NATIONAL MUSEUM OF NATURAL HISTORY
How a Smithsonian Botanist Cracked the Cactus Code a Century Ago
Celebrate National Cactus Day by meeting the pioneering botanist, Joseph Nelson Rose
Many of us think of cacti simply as bristly, parched plants that live in the desert. But this simple definition undersells their remarkable diversity. Cacti are found from the edge of the Canadian tundra to the tip of South America. They come in all shapes and sizes, from ground-bound cushion-like plants to barrel-shaped giants that soar some fifty feet into the air.
While many are adapted to survive in harsh deserts, some cacti reside in wet tropical environments. Wherever they are, cacti are vital cogs in their ecosystems. Their bright flowers and fruit provide food for everything from insects and bats to iguanas and humans and larger cactuses provide safe haven for nesting birds.
Considering this staggering diversity and ecological importance, it’s no wonder why the Smithsonian National Museum of Natural History has assembled a treasure trove of cacti specimens. But the museum’s collection contains much more than just barbed bits of dried cacti. The Botany Department also oversees a collection of historic photographs, notes and colorful cactus watercolors. “It's among the most important collections in the world,” says Kenneth Wurdack, one of the museum’s research botanists and associate curator of botany.
Many of these specimens and documents relate to Joseph Nelson Rose, the pioneering botanist who literally wrote the book on cacti. “If you care about the history of botany and the history of collections, then you know that Rose is one of the most important collectors and foundational people for the National Herbarium,” Wurdack says.
To celebrate National Cactus Day, learn more about how Rose and the museum’s cactus collection transformed our understanding of these prickly plants more than a century ago.
Rose and his thorns
Joseph Nelson Rose was born in Indiana in 1862. The son of a Civil War casualty, Rose was fascinated by the flowers sprouting up around his family’s farm from a young age. After securing a botany degree, Rose moved to Washington in 1888 to work with the United States Department of Agriculture (USDA), which managed the sprawling collection of dried plant specimens in the National Herbarium. When the Smithsonian acquired the collection in 1896, Rose came along with it.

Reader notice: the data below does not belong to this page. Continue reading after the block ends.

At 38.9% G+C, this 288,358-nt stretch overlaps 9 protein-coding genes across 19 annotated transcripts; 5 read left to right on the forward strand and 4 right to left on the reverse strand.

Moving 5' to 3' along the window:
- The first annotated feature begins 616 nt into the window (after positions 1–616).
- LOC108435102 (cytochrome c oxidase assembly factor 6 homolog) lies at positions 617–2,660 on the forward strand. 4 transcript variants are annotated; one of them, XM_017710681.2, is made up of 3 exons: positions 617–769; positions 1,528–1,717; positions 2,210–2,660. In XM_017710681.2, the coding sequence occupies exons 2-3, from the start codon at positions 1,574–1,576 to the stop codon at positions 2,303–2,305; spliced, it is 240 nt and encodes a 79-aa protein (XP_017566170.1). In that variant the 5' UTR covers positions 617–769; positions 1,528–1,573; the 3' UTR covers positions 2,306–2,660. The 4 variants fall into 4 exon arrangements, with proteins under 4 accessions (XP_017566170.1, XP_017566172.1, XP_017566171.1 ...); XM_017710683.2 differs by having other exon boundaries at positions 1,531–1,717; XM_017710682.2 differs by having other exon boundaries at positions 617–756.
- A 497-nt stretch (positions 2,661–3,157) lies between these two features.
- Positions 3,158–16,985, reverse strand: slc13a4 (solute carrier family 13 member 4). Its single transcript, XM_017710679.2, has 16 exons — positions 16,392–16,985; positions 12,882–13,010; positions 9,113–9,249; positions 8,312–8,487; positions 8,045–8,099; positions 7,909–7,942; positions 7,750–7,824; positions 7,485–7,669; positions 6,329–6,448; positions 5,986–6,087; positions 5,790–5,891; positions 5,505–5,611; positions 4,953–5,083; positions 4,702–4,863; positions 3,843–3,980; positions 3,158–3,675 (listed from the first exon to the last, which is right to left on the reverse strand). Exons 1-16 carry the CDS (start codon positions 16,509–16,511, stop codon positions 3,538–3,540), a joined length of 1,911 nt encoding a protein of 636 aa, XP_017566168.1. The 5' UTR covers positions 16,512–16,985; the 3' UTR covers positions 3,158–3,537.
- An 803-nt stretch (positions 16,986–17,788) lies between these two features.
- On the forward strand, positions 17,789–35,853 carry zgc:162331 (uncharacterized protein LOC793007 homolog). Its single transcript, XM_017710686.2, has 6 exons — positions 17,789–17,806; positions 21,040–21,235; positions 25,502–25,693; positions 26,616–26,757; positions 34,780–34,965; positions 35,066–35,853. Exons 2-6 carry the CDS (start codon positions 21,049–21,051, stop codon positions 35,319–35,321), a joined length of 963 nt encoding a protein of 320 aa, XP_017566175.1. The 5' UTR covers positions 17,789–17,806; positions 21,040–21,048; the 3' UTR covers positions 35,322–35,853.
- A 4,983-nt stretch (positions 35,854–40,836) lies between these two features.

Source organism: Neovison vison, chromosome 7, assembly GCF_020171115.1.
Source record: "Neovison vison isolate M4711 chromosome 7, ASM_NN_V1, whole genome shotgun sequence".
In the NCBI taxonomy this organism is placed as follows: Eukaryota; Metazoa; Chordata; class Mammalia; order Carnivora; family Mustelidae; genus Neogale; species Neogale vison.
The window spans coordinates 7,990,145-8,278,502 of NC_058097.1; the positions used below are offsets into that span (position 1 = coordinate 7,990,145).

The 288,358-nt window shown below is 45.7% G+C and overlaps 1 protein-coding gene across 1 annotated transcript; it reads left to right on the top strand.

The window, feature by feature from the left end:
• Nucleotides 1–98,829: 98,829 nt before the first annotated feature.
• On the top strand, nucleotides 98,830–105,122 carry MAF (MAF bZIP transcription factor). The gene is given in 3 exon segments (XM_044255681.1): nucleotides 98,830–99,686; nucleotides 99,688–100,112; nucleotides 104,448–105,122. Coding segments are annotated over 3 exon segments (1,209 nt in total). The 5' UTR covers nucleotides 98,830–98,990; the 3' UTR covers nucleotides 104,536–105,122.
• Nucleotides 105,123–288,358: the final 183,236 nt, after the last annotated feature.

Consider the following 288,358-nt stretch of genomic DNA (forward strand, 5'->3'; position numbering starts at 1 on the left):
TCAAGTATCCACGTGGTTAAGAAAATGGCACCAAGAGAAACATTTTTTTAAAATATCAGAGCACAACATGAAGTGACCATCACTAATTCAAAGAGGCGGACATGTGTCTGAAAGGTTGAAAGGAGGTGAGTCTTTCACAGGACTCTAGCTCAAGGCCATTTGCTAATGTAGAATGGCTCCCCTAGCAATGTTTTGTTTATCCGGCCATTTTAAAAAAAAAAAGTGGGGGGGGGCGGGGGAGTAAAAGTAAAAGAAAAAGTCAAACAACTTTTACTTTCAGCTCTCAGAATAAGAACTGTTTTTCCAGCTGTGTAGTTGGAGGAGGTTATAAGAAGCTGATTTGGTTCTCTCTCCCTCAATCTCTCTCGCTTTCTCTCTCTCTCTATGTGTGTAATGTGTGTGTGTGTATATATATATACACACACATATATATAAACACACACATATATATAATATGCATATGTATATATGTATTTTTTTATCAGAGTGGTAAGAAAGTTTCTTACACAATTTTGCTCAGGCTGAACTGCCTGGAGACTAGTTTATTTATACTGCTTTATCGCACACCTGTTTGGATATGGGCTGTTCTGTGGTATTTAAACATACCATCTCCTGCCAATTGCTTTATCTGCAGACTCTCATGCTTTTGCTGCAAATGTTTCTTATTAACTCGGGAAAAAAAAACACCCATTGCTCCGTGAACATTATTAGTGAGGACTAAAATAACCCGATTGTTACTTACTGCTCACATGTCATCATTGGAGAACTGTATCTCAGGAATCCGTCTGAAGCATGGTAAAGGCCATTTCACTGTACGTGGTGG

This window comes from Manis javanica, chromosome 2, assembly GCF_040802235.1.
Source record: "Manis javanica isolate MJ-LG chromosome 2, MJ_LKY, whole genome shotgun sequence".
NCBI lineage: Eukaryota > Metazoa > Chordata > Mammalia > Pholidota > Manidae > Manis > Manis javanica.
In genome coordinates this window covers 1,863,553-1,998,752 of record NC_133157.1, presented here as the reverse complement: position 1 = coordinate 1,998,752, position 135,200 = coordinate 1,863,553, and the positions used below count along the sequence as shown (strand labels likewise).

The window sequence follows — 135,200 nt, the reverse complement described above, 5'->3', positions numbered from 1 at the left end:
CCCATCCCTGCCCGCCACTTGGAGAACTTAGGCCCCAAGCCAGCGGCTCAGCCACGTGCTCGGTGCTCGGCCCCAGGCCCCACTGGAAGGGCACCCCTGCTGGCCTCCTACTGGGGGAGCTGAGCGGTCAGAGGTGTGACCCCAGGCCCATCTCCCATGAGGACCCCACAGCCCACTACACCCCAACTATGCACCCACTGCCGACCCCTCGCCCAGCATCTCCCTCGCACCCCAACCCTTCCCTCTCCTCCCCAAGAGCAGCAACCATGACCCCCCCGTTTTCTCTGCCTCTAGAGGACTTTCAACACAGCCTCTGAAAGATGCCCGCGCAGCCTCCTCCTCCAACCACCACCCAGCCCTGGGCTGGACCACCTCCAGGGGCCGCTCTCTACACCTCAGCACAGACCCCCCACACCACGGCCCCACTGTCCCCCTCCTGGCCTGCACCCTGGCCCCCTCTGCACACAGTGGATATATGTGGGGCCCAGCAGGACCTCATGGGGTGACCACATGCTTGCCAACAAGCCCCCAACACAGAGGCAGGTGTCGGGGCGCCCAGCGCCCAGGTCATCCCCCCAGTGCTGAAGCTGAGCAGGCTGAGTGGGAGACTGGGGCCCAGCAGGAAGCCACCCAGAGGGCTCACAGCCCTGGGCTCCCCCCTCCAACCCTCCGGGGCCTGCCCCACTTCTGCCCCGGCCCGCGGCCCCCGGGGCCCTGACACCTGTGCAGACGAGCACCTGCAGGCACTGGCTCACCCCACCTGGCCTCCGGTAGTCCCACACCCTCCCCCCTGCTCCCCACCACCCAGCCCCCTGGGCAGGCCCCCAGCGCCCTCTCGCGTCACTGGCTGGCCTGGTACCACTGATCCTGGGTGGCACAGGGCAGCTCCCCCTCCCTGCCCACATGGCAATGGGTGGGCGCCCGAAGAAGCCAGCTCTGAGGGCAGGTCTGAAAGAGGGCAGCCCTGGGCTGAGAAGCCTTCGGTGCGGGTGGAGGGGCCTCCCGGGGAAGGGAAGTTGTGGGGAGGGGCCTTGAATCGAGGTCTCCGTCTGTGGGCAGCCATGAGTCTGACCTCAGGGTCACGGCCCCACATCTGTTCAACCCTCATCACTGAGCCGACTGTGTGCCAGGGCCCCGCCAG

As he organized the herbarium specimens in the National Museum, Rose began corresponding with several botanists on one of the era’s most puzzling botanical topics: the prickly taxonomy of cacti. Back then, few scientists had a grip on how the spiny plants related to one another. They often lumped disparate cactus species from across the Americas into bloated groups, or genera, overstuffed with strange cacti.
To tackle this thorny taxonomy, Rose teamed up with the eminent botanist Nathaniel Lord Britton. In the 1890s, Britton co-founded the New York Botanical Garden and became close with several wealthy industrialists, often naming new species of plants after them to help curry favor. One of these was Andrew Carnegie, who would help fund Rose and Britton’s endeavor to transform the world’s understanding of cacti.
In 1912, Rose left his associate curator position at the Smithsonian to pursue the project full-time. Over the next eleven years, he went searching for cacti around the world. He visited museums and botanical gardens throughout Europe, and collected cacti everywhere from Caribbean islands to the Andes Mountains.
Much of his collecting took place in remote areas of Mexico, which is home to the world’s greatest diversity of cacti. There, the scorching climate made field work grueling. But even as he labored to harvest thorny specimens under the desert sun, Rose maintained his keen eye for botanical observation and took copious notes.
He sent both preserved specimens and living plants back to Britton in New York City and to Washington, where many grew for years in greenhouses under Rose’s watchful eye. Altogether, Rose and Britton amassed more than 7,000 herbarium specimens.
How to preserve a cactus
Most of the specimens in the museum’s herbarium are dried plants mounted onto sheets of paper, a style of preservation that dates back more than 500 years. But cacti complicate this age-old method with their spines and bulk. “You have to cut them up with a knife, and you put these little parts and pieces on the piece of paper,” Wurdack says. Then they’re sewn onto the paper with wire or string to insure the bits of cactus stay in place.